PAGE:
Sonneillon said...

Since it's linked in the articles, I'm assuming you've seen this, but it is a great example of getting students psyched for the MSA done right. ^_^

I can't really help comparing and contrasting here. My son's in Head Start and I've noticed some Christian influence in there, such as in the guests they invite to speak to the children and some of the things the children bring home. Every time this comes up, I point it out, and Jake's teacher bends over backwards trying to backpeddle from it. For instance, one speaker was talking about china, and handed out cards with ink paintings on them and a Christian reference on the back. I pointed this out and his teacher offered about a dozen times to 'just cut that right off, that can come off, you don't have to keep that part'.

What would have been good would have been telling the guest not to give the kids anything that promoted any particular religion. I'm sort of deadpan about it, but I just can't help thinking, if my son's school did something like this, how pissed off I'd be, as a pagan parent. Not only are all other religions disappeared by this prayer function, but the pressure it puts on the students to conform is disgusting. And it's like the faculty don't even see it. You're right, I don't think it occurs to them (except when they're using it as a racist dog whistle) that anyone in their district isn't Christian and doesn't want to be.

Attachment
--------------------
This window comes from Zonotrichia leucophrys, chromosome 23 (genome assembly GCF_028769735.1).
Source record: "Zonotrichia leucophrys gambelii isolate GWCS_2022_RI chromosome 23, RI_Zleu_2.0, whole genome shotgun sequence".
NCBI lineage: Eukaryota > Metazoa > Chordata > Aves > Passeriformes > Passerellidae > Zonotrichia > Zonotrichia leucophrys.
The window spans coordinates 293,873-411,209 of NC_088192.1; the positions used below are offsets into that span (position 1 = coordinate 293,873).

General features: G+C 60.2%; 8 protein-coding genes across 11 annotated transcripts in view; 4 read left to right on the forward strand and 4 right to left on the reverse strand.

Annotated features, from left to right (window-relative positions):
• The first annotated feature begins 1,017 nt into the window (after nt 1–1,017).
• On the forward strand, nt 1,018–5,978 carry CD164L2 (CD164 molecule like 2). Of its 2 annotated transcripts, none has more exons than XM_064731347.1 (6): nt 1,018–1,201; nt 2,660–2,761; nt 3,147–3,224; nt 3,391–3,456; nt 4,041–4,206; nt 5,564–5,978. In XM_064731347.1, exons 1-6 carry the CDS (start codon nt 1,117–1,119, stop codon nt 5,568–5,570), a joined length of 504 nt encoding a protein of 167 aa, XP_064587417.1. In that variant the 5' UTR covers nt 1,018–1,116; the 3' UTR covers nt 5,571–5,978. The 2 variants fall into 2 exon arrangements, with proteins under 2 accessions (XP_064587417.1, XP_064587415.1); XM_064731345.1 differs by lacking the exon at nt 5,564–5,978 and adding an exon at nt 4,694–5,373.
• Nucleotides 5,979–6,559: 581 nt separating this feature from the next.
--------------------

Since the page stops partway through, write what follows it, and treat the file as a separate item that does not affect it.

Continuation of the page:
Jadelyn said...

You'd think it'd just be easier to have a set of guidelines for presenters, rather than a wait-and-backpedal response. Although at least the teacher is doing that, rather than getting snippy with you about having an issue with it. Silver linings, I guess?

(sorry your comment got caught in the spam filter btw; seems Disqus was flagging *anything* with any links at all. Argh.)

ex patriot said...

Just another exampole of the dumbing down of the educati0n system in the U.S. I am just wondering seeing how they are talking to themselves do they get any answers

Jadelyn said...

Praying doesn't necessarily mean talking to oneself. I pray sometimes, and yes, sometimes I get answers. Not to or from the Christian god, but the point remains.

I do agree about the unfortunate effects on the education system. Constant cuts, increasing class sizes, reliance on testing alone as the measure of a school's "success"...it ain't what it used to be, so to speak.

ex patriot said...

I really are interested in your answers I don't pray because I don't believe in some supernatural being in the sky but if it works for you so be it. I am not one,put down your belifes but Ialso notice you are not iust not refering to a christian god. I think you and I could have some inteesting talks if you want. tejas667@yahoo.com

Jadelyn said...

Well, those to whom I speak aren't in the sky. ;-) My theosophy is...difficult to explain, to be honest. It's all based on personal experience and my own senses, rather than dogma and theory. I do and believe in what feels right and true to me, and I hope others will do the same. If that means atheism to some and theism to others, that's as it is.


Related Posts with Thumbnails